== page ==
It’s only a chartered flight away from Washington D. C. but the banks of the Androscoggin River in Maine are a world away, the site of a growing dispute between the native tribe who have occupied the land for generations and the lumber firm who are petitioning to turn 100,000 acres of tree into paper.
Asked to attend by the Environmental Protection Agency to assess the claims of each side, Doctor Robert Verne and his wife Maggie walk straight into a confrontation between foreman Bethel Isley and “Opie” spokesman John Hawks, but Robert over time begins to notice oddities in the behaviour of the locals and the wildlife, attacked in their cabin by a racoon, his suspicions confirmed by contamination in the mud on Maggie’s boots.
Indicators of the presence of high levels of toxic methyl mercury in the river, while Isley denies any chemical use at the plant and blames the violence of the tribesmen on their drinking Robert suspects neurological damage, but a more insidious side effect has already taken hold in the deep forest, the accumulated toxins causing mutations in the fish which have been exposed and the animals which have eaten them, the entire food chain poisoned.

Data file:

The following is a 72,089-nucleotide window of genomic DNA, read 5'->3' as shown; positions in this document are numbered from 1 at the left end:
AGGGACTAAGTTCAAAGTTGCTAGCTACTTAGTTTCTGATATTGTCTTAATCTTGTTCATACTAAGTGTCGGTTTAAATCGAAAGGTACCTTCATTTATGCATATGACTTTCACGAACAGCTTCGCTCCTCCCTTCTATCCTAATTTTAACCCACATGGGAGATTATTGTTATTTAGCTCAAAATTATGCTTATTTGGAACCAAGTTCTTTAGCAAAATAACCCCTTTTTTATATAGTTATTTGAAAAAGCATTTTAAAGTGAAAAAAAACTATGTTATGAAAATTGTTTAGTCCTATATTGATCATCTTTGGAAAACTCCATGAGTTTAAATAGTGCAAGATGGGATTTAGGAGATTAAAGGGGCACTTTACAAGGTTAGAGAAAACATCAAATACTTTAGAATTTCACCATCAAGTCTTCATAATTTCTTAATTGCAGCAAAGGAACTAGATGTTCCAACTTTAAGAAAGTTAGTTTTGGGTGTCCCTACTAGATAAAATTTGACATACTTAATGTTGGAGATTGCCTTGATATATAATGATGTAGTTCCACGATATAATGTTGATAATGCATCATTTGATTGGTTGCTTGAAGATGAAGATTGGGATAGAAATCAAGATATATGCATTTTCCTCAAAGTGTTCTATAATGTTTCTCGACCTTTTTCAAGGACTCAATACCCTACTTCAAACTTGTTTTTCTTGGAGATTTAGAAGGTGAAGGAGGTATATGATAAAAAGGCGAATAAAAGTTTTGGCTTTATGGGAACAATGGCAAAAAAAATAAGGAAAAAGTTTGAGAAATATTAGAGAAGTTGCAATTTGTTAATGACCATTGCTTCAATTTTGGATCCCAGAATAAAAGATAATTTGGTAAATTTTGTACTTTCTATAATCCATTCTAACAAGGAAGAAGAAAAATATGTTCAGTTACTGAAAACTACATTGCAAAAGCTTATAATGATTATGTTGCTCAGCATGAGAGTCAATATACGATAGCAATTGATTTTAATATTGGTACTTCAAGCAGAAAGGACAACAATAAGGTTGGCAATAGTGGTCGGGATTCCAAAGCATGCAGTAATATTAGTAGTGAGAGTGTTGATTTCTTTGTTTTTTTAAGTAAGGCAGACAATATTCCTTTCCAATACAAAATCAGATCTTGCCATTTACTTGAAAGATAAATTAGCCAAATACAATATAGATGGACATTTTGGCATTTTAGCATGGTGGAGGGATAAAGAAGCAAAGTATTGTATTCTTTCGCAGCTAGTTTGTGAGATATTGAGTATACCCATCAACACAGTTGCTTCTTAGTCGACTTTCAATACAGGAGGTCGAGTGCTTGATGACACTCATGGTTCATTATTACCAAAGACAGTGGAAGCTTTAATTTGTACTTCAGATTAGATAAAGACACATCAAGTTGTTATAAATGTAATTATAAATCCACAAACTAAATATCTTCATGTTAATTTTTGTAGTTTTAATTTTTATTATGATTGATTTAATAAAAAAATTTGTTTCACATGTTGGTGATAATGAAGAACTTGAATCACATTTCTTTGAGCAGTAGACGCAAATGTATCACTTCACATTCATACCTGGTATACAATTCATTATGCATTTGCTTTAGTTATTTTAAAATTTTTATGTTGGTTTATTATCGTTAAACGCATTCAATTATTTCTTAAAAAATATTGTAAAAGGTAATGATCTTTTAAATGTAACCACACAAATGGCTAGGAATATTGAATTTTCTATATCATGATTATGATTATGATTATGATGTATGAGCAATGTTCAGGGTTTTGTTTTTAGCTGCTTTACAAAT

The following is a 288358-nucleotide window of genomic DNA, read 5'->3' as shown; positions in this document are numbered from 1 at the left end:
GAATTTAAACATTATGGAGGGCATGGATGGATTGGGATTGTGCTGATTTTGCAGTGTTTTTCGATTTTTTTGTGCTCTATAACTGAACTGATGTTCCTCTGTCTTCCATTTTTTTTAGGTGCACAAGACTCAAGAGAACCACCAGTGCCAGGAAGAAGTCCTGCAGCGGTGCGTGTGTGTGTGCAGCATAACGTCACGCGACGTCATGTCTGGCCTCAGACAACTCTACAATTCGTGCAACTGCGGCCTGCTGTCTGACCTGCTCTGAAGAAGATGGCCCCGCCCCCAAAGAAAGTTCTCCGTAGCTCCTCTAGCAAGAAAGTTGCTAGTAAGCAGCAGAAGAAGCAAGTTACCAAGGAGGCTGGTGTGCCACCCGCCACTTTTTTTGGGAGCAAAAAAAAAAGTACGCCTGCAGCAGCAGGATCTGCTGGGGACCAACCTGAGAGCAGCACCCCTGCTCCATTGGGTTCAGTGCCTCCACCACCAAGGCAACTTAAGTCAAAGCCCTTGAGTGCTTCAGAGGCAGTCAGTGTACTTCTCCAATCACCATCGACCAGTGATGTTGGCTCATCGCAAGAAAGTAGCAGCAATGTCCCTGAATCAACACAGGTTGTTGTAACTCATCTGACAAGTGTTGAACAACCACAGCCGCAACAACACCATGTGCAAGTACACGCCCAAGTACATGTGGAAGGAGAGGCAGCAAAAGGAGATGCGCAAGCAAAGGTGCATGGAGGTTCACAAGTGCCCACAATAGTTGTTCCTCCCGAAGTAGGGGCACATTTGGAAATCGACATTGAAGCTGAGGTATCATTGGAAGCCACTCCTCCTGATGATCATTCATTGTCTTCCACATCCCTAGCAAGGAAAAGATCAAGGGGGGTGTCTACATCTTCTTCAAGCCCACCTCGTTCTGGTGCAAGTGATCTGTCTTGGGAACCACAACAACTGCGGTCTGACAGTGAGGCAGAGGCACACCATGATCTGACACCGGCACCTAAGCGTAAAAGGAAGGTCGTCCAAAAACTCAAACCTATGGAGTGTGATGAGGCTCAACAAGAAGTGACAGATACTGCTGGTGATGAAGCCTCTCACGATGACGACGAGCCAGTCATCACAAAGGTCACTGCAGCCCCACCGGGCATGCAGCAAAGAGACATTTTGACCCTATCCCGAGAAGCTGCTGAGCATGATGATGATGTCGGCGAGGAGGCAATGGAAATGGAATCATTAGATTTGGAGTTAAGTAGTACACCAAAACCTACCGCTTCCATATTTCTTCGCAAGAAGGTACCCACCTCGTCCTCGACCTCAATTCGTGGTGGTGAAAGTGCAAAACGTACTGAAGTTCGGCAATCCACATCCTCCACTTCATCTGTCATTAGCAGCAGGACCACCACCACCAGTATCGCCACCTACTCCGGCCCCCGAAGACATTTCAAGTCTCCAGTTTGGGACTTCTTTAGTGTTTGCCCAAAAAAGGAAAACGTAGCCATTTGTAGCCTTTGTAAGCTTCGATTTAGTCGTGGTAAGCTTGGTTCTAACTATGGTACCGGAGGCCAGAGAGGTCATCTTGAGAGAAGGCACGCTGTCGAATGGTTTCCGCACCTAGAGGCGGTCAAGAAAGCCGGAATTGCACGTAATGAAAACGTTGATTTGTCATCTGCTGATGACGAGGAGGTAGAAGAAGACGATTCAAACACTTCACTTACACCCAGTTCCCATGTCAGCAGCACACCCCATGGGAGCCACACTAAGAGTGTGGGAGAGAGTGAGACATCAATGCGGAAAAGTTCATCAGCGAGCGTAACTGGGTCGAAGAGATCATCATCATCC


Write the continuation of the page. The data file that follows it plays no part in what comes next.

An eco-horror film dating to the summer of 1979 now given a high-definition transfer for Blu-ray, Prophecy marked a departure for John Frankenheimer, director of high concept thrillers such as The Manchurian Candidate and Seconds, the result of his long desire to make a monster movie for which he enlisted screenwriter David Seltzer on the back of his success with The Omen, the title referring to the belief of tribal elder Hector M’Rai (Canadian First Nation actor George Clutesi) that Katahdin, the spirit of the forest, would rise to protect his people.
Similar to the recently released Nightwing, Hollywood casting places the distinctly Italian American Armand Assante in the role of John Hawks, while The Thing’s Richard Dysart is Isley and The Questor Tapes’ Robert Foxworth is Robert Verne, the white saviour narrative doing no favours to either “the Opies,” as the “original people” are referred to or The Dunwich Horror’s Talia Shire as Maggie, constantly required to ask redundant questions so her husband can mansplain the fundamentals of environmental and reproductive science to her and, by extension, the audience.
The stars of the film the unspoiled locations and vengeful mutated bear Katahdin, referred to as “pizza bear” by performer Tom McLoughlin in his accompanying interview, the equally deformed cubs even more impressively realised, yet weighted with flat dialogue Prophecy reeks of B-movie despite the obvious production value, the new edition also containing an interview with Seltzer who discusses the serious intention of the film and two commentary tracks provided by admirers of the film.